This is my “what you don’t see” blog post.   You get to see all the beautiful photos and videos I post.  But there are also the physical and mental challenges that come with living on a bike that for the most part you don’t see.  Fellow cycle tourist can appreciate a lot of what I am about to write.  And we all have our ways of dealing with these challenges.  I have the additional privilege to be able to have experienced some of the winter challenges that many cycle tourist don’t get to enjoy.  (a bit of tongue and cheek there).


  • I remember being so tired at 4 pm for example and it being pointless to set up my tent to take a nap because it was the middle of winter

  • And the reason I would be so tired at 4pm was that I would toss and turn all night in my sleeping bag until 4am because I slept horribly in the cold.  Even though I would be exhausted and actually enjoyed winter camping in the tent

  • My bike bags (panniers) being caked in snow and ice and having to put them in my tent knowing they would melt inside my tent

  • Putting cold cycling clothes on in the morning.  I would change out of my daily biking clothes every night into sleeping clothes to let my biking clothes air out
  • I ate in restaurants every meal because I discovered I hated cooking in the cold and was too difficult to do in the cold


  • Did you know sweat soaked clothes don’t dry over night?  And they are cold and sticky to put back on in the morning (when the mornings are cooler)
  • Sweat soaked clothes get heavier each day
  • Your hair being drenched in sweat at the end of the day when you get in your tent

  • Needing a bathroom in the morning when you are stealth camping
  • And being anxious if you are going to need a bathroom first thing in the morning when you are stealth camping
  • Having difficulty finding a place to camp sometimes (such as in a city) and then it gets dark
  • Your battery packs starting to drain
  • 6+ days without a shower
  • Running out of clean clothes
  • Being soaked from pouring rain

  • Setting up you tent in the rain
  • Making supper/breakfast in the rain
  • Biking 8+ hours a day in hot, cold or rainy conditions
  • When you can smell your clothes in your tent
  • Facing (and actually) climbing steep mountains

  • All your gear and bags being wet from the rain and having to put them in your dry tent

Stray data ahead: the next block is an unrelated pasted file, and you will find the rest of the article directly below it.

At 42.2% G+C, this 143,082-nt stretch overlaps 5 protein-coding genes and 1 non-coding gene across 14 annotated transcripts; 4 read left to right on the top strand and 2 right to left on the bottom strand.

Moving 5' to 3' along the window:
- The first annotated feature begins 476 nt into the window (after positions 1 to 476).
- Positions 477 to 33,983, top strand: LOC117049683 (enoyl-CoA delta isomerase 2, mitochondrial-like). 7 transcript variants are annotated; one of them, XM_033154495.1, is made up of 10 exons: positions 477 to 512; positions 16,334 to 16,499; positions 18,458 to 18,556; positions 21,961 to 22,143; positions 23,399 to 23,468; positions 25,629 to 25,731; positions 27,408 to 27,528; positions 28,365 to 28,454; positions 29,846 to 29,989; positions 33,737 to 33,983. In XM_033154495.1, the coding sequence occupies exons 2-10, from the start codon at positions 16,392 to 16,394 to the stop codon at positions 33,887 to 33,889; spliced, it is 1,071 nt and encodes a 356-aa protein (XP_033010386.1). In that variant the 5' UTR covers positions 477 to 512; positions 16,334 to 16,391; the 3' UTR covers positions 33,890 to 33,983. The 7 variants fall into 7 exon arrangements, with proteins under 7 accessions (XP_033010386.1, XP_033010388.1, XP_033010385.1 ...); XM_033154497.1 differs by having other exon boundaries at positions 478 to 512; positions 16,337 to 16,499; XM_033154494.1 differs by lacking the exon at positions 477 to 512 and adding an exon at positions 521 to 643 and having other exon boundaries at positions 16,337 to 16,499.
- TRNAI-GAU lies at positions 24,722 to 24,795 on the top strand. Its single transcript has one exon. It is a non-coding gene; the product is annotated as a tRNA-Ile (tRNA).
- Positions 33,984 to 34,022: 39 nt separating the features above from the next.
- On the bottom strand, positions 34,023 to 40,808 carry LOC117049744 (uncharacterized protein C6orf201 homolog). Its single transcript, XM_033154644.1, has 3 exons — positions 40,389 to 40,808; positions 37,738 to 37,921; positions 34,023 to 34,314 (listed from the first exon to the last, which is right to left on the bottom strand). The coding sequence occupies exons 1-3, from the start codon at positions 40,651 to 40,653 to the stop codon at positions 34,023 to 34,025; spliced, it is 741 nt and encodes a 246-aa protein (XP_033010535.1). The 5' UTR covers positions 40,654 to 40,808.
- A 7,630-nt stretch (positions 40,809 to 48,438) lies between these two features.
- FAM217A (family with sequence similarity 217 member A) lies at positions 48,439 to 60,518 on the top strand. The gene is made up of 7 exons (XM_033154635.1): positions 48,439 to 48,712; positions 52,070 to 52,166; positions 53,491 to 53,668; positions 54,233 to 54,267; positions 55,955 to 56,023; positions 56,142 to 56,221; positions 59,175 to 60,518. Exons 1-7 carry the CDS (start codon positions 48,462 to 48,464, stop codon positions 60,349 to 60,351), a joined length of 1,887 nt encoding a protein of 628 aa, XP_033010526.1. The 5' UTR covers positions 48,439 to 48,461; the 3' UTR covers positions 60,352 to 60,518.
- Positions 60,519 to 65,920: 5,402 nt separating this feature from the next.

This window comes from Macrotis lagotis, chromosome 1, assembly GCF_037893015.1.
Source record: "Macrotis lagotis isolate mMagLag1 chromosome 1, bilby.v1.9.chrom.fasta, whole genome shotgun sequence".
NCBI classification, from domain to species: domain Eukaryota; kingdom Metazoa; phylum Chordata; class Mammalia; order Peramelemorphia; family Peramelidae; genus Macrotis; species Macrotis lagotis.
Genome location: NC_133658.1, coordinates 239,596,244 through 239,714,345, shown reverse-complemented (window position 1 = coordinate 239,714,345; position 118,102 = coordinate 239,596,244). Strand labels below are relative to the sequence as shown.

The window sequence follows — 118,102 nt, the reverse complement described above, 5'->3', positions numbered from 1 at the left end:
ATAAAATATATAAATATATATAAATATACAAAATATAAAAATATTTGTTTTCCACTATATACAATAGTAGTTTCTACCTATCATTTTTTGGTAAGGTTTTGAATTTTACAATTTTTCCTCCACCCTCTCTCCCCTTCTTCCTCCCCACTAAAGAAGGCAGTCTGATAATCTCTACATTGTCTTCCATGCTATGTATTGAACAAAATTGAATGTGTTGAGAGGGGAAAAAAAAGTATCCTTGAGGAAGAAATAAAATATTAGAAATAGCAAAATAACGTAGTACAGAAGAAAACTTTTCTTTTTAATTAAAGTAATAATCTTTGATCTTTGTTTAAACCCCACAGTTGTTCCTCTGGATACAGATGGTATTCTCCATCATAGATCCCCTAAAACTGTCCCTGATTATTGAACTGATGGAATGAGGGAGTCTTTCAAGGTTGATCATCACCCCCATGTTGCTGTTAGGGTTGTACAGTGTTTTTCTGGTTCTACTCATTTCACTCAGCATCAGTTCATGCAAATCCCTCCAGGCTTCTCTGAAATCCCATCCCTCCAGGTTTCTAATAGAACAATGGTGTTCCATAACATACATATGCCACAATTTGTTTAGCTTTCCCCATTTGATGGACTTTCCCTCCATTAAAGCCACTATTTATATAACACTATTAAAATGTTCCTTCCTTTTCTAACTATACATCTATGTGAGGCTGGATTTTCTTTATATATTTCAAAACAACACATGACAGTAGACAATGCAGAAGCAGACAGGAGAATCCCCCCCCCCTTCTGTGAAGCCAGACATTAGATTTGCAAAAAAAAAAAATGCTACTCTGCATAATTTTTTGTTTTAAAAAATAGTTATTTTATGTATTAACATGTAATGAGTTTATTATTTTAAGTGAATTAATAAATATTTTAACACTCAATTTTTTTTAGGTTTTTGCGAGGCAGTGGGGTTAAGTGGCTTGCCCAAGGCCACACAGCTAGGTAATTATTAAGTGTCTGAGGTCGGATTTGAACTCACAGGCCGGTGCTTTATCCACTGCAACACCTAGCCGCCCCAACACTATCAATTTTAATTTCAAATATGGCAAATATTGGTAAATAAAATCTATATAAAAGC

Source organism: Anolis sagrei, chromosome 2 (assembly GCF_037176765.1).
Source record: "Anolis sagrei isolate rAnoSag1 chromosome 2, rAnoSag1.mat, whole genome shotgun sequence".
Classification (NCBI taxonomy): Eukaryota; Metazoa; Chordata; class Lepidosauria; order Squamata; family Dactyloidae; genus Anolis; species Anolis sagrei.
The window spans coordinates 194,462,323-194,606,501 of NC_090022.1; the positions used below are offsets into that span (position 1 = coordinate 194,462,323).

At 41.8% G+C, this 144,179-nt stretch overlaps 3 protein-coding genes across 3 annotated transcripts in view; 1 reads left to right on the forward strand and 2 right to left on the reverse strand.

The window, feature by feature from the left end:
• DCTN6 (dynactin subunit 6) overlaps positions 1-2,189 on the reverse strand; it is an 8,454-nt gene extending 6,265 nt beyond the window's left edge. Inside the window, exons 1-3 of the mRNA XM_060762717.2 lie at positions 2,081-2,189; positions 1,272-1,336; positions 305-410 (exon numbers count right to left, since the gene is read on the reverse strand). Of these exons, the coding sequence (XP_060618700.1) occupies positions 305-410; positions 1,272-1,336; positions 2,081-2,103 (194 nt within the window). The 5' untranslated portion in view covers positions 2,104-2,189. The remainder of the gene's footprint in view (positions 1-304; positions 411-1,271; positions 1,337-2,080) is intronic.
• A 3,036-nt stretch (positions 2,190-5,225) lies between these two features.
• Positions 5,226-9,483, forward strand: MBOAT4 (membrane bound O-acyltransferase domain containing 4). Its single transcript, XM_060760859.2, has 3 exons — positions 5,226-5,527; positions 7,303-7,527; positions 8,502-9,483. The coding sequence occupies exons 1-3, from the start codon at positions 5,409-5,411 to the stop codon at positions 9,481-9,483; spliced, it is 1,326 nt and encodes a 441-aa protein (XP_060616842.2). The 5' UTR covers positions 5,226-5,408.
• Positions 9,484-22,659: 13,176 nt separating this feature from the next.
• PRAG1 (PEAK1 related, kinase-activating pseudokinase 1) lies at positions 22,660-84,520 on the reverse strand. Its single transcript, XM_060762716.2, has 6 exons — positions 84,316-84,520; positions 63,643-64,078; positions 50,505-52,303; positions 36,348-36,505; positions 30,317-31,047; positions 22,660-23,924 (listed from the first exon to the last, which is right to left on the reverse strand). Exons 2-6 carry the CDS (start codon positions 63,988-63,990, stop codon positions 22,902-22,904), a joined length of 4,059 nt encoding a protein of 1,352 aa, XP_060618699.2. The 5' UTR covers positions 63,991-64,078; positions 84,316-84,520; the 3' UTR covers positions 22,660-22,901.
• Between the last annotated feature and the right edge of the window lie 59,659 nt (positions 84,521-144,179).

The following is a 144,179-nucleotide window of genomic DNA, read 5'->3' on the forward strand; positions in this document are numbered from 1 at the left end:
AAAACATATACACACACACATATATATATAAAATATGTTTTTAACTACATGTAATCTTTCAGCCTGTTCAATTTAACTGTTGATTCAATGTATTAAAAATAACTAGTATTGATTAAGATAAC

• Setting up a wet tent
  • Setting up camp and making meals with 1,000+ mosquitos buzzing around your head
  • All the different noises that forests make (was that bear or your imagination?)

  • Sleepless nights because of hearing car traffic from the highways all night
  • On cool/cold days and being drenched in sweat when you climb hills (also a factor in the winter)

Most People

Most people have experienced many of these experiences (soaked from rain or sweat) but then they go home and have a nice warm shower and feel great.

Others Challenges

Potentially another challenge for many cyclists is loneliness.  Fortunately I can not really speak to this as I don’t have or feel loneliness whether I don’t see anyone all day or all week.

Being away from home.  This would also be another challenge that I don’t really have to deal with.  I was a long haul truck driver for 6½ years leading up to my bike ride.  Finding a new place to sleep every night.  Actually I was homeless for the last 2 years leading up to my bike ride living in my truck.

In conclusion – I love living on my bike and finding a new place to sleep virtually every night.  At the time of writing this I have been on the road for over 275 days.  And for all the challenges – I just deal with them.  What problems that can be helped and solved through other people usually are solved through other people.  The challenges that I am required to face by myself I simply face.

Who wants to go on a bike tour?

35 Days On The Road

Biking it alone

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